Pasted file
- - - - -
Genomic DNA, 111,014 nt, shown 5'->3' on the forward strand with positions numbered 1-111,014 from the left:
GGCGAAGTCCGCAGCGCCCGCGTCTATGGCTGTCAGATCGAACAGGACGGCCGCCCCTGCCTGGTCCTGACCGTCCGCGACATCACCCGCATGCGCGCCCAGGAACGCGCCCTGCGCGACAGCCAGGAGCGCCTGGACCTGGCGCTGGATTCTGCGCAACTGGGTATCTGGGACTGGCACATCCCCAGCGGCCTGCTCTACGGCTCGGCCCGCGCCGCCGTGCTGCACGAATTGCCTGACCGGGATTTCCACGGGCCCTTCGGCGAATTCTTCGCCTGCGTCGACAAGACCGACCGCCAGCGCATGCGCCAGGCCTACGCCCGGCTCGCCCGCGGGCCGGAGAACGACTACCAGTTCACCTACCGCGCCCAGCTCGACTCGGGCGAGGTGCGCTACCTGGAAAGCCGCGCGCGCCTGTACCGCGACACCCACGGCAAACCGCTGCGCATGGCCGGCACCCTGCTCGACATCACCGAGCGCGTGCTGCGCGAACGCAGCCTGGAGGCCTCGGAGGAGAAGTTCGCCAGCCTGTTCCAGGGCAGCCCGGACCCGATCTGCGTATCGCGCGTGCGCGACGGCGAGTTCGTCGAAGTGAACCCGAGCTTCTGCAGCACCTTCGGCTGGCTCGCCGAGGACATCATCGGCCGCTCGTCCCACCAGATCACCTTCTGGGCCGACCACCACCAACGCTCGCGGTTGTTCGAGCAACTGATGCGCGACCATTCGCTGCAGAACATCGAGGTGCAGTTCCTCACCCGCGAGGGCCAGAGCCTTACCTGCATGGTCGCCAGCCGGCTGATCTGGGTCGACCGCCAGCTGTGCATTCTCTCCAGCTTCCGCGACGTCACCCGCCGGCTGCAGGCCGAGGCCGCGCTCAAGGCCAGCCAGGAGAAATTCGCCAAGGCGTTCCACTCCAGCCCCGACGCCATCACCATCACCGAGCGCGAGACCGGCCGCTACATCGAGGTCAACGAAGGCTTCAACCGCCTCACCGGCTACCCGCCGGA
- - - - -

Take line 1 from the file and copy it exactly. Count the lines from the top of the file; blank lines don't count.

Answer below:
Genomic DNA, 111,014 nt, shown 5'->3' on the forward strand with positions numbered 1-111,014 from the left: